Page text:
Sermon for the West Tennessee Convention, Lift Every Voice
A week ago I was in
Epiphany is transforming the whole community, including the train stop outside the front door. They got the drug-infested alley behind the school building closed â itâs now dedicated to a playground and ball field. The collision repair shop across the parking lot is in their sights as well â they want to buy it and turn it into housing, for some kids to board during the week, and for families in crisis. I suggested to the director that they shouldnât change the name â because they are all about collision repair. They provide massive social support for the students and their families, dealing with health, housing, and employment issues. A sizeable percentage of their students are referred from the state childrenâs services, as abused or foster children.
This is reconciliation in action. It is the kind of reconciling ministry into which every Christian is baptized. If you look in the back of the prayer book, at the Catechism, it will tell you that the mission of the Church is to reconcile the world to God and each other in Christ. Thatâs what we promised to do when we were baptized. It is the vocation of each and every one of us, not just those of us who wear funny clothes or stand up front.
How and why is this reconciliation? The children at Epiphany school have to look the director in the eye and shake his hand every day before they can go in the door. It is a way of reminding each one that she or he is beloved, that all are Godâs treasured possession, as Exodus puts it, and like the Hebrew people, they too are being delivered from the slavery of wretched and hopeless poverty. Itâs a sacramental reminder that somebody cares â that Godâs love has flesh in that place, and will reach out a hand and look you in the eye to remind you of it.
Reconciling work goes on throughout the day â feeding hungry stomachs and hungry brains and hungry hearts, connecting gifts and interests with the resources to let them grow and mature into the full stature of Christ. Reconciliation connects families with the resources needed for a life of dignity â with home and heat, health and meaningful work. And a reconciled community is built in the process â the place looks a great deal like a middle school version of the reign of God. An 8th grade African-American girl gave the sermon the day I was there, and it was a fine example of connecting the pain she sees in kids in her city with the good news of the gospel.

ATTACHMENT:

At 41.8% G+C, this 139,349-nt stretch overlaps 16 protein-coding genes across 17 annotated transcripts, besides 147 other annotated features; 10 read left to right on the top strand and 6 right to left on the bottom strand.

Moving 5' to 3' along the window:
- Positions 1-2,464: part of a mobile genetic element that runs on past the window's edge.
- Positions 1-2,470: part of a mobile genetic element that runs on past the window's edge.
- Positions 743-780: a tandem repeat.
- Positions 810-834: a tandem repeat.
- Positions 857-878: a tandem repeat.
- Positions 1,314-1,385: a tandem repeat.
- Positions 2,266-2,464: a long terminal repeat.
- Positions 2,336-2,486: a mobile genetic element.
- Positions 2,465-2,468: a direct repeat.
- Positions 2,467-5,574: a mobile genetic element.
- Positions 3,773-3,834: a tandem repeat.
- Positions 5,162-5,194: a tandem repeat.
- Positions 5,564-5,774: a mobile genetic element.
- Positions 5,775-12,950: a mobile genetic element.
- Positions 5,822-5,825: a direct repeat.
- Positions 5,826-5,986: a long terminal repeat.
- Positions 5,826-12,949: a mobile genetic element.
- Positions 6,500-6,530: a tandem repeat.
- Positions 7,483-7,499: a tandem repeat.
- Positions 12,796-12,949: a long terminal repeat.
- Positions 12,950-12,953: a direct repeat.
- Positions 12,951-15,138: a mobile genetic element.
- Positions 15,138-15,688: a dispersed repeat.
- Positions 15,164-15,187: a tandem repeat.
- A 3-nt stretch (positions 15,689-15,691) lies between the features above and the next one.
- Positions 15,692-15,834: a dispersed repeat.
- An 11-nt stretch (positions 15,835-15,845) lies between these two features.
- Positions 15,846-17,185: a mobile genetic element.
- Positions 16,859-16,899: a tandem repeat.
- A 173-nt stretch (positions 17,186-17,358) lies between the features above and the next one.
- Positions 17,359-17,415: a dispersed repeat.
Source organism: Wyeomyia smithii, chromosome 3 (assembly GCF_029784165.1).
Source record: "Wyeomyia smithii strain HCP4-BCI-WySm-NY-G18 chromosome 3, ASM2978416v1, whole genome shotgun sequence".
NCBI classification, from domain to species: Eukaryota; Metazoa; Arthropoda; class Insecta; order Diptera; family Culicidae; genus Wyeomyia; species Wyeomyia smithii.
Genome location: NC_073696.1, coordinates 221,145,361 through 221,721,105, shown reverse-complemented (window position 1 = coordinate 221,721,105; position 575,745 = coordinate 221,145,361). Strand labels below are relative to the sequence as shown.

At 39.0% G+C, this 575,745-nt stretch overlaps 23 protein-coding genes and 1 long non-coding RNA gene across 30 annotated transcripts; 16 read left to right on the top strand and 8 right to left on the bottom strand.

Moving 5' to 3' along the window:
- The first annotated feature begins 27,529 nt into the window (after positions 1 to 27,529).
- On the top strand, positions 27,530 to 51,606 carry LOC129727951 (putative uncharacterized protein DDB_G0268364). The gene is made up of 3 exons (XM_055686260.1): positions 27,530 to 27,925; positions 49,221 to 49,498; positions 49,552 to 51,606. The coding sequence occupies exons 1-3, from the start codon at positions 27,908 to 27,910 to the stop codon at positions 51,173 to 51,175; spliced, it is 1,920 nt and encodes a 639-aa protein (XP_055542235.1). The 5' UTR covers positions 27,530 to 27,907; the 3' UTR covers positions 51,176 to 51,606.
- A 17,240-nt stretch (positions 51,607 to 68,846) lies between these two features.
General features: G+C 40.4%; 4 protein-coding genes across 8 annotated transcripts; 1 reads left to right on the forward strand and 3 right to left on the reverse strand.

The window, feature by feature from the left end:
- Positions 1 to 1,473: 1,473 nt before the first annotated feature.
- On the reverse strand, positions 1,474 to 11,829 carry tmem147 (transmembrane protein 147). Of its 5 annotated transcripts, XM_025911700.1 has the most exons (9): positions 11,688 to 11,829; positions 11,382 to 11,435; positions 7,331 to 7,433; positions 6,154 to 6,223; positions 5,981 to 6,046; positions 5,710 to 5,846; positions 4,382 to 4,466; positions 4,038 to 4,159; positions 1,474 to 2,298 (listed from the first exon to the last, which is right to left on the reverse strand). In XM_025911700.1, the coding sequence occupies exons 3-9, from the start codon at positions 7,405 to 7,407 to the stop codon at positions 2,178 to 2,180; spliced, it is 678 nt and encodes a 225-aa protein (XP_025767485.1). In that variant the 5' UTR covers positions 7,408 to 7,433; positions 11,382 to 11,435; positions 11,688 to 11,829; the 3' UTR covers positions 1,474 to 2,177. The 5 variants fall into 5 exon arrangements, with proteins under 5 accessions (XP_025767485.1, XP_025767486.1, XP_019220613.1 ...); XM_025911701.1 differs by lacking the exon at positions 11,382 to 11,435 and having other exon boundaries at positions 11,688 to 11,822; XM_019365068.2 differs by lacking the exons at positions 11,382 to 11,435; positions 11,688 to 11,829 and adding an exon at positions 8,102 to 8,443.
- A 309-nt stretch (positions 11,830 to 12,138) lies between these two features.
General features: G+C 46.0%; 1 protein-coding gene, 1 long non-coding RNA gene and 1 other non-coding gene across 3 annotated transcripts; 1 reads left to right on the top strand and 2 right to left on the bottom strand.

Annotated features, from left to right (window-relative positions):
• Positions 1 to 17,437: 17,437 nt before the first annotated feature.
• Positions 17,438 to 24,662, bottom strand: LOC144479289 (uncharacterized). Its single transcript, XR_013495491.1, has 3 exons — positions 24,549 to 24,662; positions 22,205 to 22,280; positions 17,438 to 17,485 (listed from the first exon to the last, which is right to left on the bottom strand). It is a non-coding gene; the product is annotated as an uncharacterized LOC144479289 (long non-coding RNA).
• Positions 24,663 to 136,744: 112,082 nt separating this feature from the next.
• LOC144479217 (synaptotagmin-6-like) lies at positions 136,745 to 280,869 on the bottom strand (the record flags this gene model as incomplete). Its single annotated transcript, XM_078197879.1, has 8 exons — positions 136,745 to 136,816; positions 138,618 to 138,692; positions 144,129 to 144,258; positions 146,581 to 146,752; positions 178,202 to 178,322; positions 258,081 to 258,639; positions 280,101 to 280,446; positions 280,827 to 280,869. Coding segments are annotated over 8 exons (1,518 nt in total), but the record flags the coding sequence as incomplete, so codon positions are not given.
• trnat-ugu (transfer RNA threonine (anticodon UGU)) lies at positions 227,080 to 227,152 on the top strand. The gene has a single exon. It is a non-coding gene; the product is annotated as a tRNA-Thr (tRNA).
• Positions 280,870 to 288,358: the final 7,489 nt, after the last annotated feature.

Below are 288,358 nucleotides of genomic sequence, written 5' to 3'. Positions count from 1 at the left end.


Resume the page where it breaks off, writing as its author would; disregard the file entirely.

God calls you and me âtreasured possessionâ as well. Weâve been brought out of
Reconciliation, at its root, means to take counsel together. It means spending time in conversation to begin to see the image of God in one who has been at a distance. One of the most powerful images of reconciling community is Rublevâs icon of the Trinity. Itâs the kind of conversation I spoke about yesterday â spending time in the presence of another, living together, with or without words. Prayer as listening (obey, again) is an example of conversation with God. Building community grows out of that kind of abiding with others and with God. Our vocation is building community that looks more like the reign of God.
You have gathered in this place to make decisions about how you will live in this community called the Diocese of West Tennessee. Your reconciling work is about how your common life can bless the larger community â it is about how you reconcile among yourselves, but it canât stop there. Your internal work must have consequences for the larger world. That is the cross-shaped and self-denying work, for it means turning the focus away from our private wants toward the healing of the world. It is a source of abundant life and grace, of the sort of which Jesusâ passion and resurrection is our central icon.
The work of this Convention and this Diocese is in part to discern your gifts, and in part to mobilize those gifts. Peterâs letter is pretty clear about what that looks like: love each other, and serve with whatever gift youâve got. But donât just love each other, he says, maintain constant love for each other â work at it! â and you will discover that it will get you past the errings and wanderings that divide you (that multitude of sins). The act of loving service will itself produce reconciliation. I hear it every time I go to
A group from the Diocese of New York came to see me on Tuesday to talk about All Our Children, an initiative they hope will encourage every congregation in this country to partner with a public school, so that every student has an experience of Godâs love in human flesh.
How and where are your gifts meant to be put to work? How can your conversation with the larger community produce reconciliation? Iâve heard lots of examples here â work with school children; mission partnerships with
How are you going to be reconcilers in this world? How will you be priestly people? What will you give in return for your life?